In 2011, when James “Whitey” Bulger was arrested, tried, and sentenced, I was in law school. As a result, I didn’t pay very close attention to the story. I remember Tony Kornheiser talking about it a few times but mostly just saying, “Wow–this is incredible! And now he’s so old! He looks like me!” and the like. But all I remember is that he had been on the run for a long time after having been a mobster and government informant. It’s possible that I heard more, but I find it strange to believe that I forgot what a bizarre story his was. He spent two decades growing his criminal empire in Boston while the FBI blocked all investigation of his activities because he was supposedly an informant of theirs, even though he apparently was essentially providing no information. His handler was falsifying information to make Bulger appear more important than he was in order to advance his own career while allowing Bulger to take over the city.
According to the film, the handler, John Connolly, doesn’t appear to have been on Bulger’s payroll or to have been placed in the FBI in order to execute this plan. So, the fundamental question that occurs to me is, “Why the hell did he protect Bulger like this?” This film, while it is supposedly about Bulger’s career, essentially attempts to answer that question. The answer that it gives is that Connolly, Bulger, and all of the other main players in this enterprise were children playing at a game of advancement and “success.” They never grew into men, remaining at heart kids on a playground even as they beat and murdered rivals and broke every law on the books. Continue reading →
Back in the early to mid 1970s, a crop of young directors appeared in a government program intended to revitalize Australia’s film industry that had languished since World War II. They were dubbed the Australian New Wave. The program worked, because it found a series of directors highlighted by George Miller, Nicholas Roeg and Peter Weir–directors who found both commercial and critical acclaim. Weir produced a stream of films that received little notice beyond the most highbrow Australian film critics, then broke out with The Cars that Ate Paris (Peter Weir, Australia 1975) (Note: This film has since been retitled The Cars that Eat People, but The Cars that Ate Paris is its original title.), a horror film about a small town that crashes visitors’ cars in order to sell the parts. Weir skyrocketed from that point on and by the dawn of the next decade, he was a critical darling who was about to cross over to the United States and release a string of fantastic, successful films. But probably the most popular film anyone in the Australian New Wave was Miller’s first feature, Mad Max (Australia 1979). Miller took some of the same images and ideas from Weir’s first success and took them to their logical extreme, producing a film about a sort of steampunk desert dystopia where water and gasoline are the world’s most precious resources. His film was a naked revenge fantasy intended to allow him to show off the world he had come up with, a world that shared more than a little with the town of Paris in Weir’s earlier film.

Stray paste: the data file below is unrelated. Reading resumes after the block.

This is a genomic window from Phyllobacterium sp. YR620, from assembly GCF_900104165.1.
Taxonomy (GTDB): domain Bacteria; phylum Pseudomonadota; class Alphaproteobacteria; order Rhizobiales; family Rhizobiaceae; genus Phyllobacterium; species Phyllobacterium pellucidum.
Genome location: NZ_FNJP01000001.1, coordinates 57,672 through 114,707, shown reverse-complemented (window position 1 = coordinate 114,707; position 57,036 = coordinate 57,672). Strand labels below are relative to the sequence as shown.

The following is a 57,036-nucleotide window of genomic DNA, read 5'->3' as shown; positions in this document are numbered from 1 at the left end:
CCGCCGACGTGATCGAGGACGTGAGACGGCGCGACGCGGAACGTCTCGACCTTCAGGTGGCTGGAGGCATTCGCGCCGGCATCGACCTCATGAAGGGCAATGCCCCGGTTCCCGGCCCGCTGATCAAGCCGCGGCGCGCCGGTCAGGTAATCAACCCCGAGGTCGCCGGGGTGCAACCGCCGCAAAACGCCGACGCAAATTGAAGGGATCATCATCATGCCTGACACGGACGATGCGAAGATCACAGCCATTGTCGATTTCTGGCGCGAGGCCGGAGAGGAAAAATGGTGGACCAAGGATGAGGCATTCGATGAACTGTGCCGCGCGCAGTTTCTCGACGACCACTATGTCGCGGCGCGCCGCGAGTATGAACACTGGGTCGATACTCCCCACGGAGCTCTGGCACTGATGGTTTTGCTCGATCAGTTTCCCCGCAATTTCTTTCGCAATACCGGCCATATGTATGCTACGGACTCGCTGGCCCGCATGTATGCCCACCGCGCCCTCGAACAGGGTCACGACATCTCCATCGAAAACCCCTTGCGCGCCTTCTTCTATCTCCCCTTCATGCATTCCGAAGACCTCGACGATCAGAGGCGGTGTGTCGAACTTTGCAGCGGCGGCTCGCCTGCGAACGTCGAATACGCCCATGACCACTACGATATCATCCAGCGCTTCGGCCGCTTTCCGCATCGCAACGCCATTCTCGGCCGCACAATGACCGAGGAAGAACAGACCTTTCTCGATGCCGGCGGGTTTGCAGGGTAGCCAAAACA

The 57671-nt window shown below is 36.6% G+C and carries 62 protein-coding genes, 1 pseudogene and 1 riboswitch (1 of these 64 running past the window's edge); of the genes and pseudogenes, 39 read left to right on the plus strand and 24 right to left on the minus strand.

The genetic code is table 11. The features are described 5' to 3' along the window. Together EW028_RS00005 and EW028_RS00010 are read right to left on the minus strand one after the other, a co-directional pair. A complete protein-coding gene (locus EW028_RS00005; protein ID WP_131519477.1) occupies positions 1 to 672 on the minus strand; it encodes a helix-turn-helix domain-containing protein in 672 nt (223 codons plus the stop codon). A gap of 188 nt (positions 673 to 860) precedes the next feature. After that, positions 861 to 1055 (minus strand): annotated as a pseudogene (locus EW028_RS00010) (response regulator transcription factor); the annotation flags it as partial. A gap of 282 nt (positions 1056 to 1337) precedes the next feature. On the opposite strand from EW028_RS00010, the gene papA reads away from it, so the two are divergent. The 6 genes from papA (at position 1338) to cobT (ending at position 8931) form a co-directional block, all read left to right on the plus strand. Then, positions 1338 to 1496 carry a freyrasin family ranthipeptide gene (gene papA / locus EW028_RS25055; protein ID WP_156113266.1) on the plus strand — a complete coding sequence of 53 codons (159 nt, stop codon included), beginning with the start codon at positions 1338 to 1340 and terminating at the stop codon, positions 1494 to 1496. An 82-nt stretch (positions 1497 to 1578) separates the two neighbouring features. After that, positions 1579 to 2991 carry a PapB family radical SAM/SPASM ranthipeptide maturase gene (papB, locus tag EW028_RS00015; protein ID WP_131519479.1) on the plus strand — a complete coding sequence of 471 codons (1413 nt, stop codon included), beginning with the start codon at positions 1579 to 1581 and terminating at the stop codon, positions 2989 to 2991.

36 years later, Weir is cemented as one of the best directors in modern cinema history, so successful that he can make whatever film he wants and no one really cares whether it has any likelihood of commercial success. Miller, meanwhile, has made a relatively small number of films and some have not been well-received by critics, but every single one has been an incredible commercial success. And so, he’s still continuing his Mad Max saga. After the first film, he made a sequel that was just as much a remake as a true continuation in Mad Max 2 (Australia 1982) (Note: This film was released as The Road Warrior in the US, because Mad Max had not received much, if any, release in the US, but Mad Max 2 is actually the original title.), reveling in the ability to show off the world he had created with a large enough budget not to constrain his imagination. Then he made part of another film before turning it over to another director who turned it into something closer to an addition to John Carpenter’s Escape from New York (UK/USA 1981) before allowing the series to rest for nearly three decades. Still, he has maintained control of this series for so long that it’s impressive, regardless of the quality of the films. Continue reading →